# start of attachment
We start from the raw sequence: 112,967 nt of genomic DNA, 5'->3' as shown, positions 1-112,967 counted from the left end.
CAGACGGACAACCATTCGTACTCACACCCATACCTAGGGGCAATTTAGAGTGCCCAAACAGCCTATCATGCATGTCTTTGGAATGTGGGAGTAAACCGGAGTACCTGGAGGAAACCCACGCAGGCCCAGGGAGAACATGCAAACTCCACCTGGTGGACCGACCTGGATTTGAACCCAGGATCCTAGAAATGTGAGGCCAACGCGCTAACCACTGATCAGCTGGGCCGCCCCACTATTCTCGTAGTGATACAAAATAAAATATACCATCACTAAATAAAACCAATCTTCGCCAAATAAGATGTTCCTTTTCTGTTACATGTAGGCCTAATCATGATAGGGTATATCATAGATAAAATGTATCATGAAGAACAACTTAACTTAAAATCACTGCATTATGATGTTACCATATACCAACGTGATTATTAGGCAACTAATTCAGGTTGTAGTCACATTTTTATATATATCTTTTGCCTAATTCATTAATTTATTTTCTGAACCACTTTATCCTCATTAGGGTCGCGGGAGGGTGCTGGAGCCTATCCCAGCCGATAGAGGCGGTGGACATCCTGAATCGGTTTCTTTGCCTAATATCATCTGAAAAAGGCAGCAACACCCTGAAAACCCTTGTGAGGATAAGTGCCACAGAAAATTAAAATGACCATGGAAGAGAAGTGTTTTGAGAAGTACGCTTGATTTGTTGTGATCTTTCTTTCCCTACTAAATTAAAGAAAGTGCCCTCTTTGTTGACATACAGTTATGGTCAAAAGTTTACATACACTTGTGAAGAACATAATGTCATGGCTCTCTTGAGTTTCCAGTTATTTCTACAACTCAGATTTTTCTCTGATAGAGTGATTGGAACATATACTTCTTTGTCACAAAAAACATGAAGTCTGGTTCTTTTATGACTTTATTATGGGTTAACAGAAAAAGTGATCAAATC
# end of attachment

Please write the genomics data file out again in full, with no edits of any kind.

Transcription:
We start from the raw sequence: 112,967 nt of genomic DNA, 5'->3' as shown, positions 1-112,967 counted from the left end.
CAGACGGACAACCATTCGTACTCACACCCATACCTAGGGGCAATTTAGAGTGCCCAAACAGCCTATCATGCATGTCTTTGGAATGTGGGAGTAAACCGGAGTACCTGGAGGAAACCCACGCAGGCCCAGGGAGAACATGCAAACTCCACCTGGTGGACCGACCTGGATTTGAACCCAGGATCCTAGAAATGTGAGGCCAACGCGCTAACCACTGATCAGCTGGGCCGCCCCACTATTCTCGTAGTGATACAAAATAAAATATACCATCACTAAATAAAACCAATCTTCGCCAAATAAGATGTTCCTTTTCTGTTACATGTAGGCCTAATCATGATAGGGTATATCATAGATAAAATGTATCATGAAGAACAACTTAACTTAAAATCACTGCATTATGATGTTACCATATACCAACGTGATTATTAGGCAACTAATTCAGGTTGTAGTCACATTTTTATATATATCTTTTGCCTAATTCATTAATTTATTTTCTGAACCACTTTATCCTCATTAGGGTCGCGGGAGGGTGCTGGAGCCTATCCCAGCCGATAGAGGCGGTGGACATCCTGAATCGGTTTCTTTGCCTAATATCATCTGAAAAAGGCAGCAACACCCTGAAAACCCTTGTGAGGATAAGTGCCACAGAAAATTAAAATGACCATGGAAGAGAAGTGTTTTGAGAAGTACGCTTGATTTGTTGTGATCTTTCTTTCCCTACTAAATTAAAGAAAGTGCCCTCTTTGTTGACATACAGTTATGGTCAAAAGTTTACATACACTTGTGAAGAACATAATGTCATGGCTCTCTTGAGTTTCCAGTTATTTCTACAACTCAGATTTTTCTCTGATAGAGTGATTGGAACATATACTTCTTTGTCACAAAAAACATGAAGTCTGGTTCTTTTATGACTTTATTATGGGTTAACAGAAAAAGTGATCAAATC